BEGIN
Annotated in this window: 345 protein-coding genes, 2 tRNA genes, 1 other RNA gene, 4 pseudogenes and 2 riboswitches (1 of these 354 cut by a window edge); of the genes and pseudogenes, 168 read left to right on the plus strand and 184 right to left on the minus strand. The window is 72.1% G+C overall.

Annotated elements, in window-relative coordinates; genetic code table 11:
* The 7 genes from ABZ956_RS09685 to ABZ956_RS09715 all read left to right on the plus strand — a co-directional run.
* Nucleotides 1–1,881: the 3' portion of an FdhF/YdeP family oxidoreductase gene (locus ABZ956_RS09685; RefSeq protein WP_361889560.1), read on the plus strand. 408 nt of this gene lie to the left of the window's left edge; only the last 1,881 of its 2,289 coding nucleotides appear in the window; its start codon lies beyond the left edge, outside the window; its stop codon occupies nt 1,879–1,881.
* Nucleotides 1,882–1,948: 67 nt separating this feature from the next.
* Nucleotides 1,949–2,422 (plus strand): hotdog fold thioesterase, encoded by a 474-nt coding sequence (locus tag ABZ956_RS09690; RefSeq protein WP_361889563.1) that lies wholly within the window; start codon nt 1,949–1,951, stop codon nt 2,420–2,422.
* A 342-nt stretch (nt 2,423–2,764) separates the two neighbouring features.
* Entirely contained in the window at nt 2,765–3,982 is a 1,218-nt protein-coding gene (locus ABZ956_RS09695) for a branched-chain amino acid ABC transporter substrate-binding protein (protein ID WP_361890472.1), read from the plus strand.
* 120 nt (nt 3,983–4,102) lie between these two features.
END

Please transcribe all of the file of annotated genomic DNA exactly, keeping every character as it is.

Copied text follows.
Annotated in this window: 345 protein-coding genes, 2 tRNA genes, 1 other RNA gene, 4 pseudogenes and 2 riboswitches (1 of these 354 cut by a window edge); of the genes and pseudogenes, 168 read left to right on the plus strand and 184 right to left on the minus strand. The window is 72.1% G+C overall.

Annotated elements, in window-relative coordinates; genetic code table 11:
* The 7 genes from ABZ956_RS09685 to ABZ956_RS09715 all read left to right on the plus strand — a co-directional run.
* Nucleotides 1–1,881: the 3' portion of an FdhF/YdeP family oxidoreductase gene (locus ABZ956_RS09685; RefSeq protein WP_361889560.1), read on the plus strand. 408 nt of this gene lie to the left of the window's left edge; only the last 1,881 of its 2,289 coding nucleotides appear in the window; its start codon lies beyond the left edge, outside the window; its stop codon occupies nt 1,879–1,881.
* Nucleotides 1,882–1,948: 67 nt separating this feature from the next.
* Nucleotides 1,949–2,422 (plus strand): hotdog fold thioesterase, encoded by a 474-nt coding sequence (locus tag ABZ956_RS09690; RefSeq protein WP_361889563.1) that lies wholly within the window; start codon nt 1,949–1,951, stop codon nt 2,420–2,422.
* A 342-nt stretch (nt 2,423–2,764) separates the two neighbouring features.
* Entirely contained in the window at nt 2,765–3,982 is a 1,218-nt protein-coding gene (locus ABZ956_RS09695) for a branched-chain amino acid ABC transporter substrate-binding protein (protein ID WP_361890472.1), read from the plus strand.
* 120 nt (nt 3,983–4,102) lie between these two features.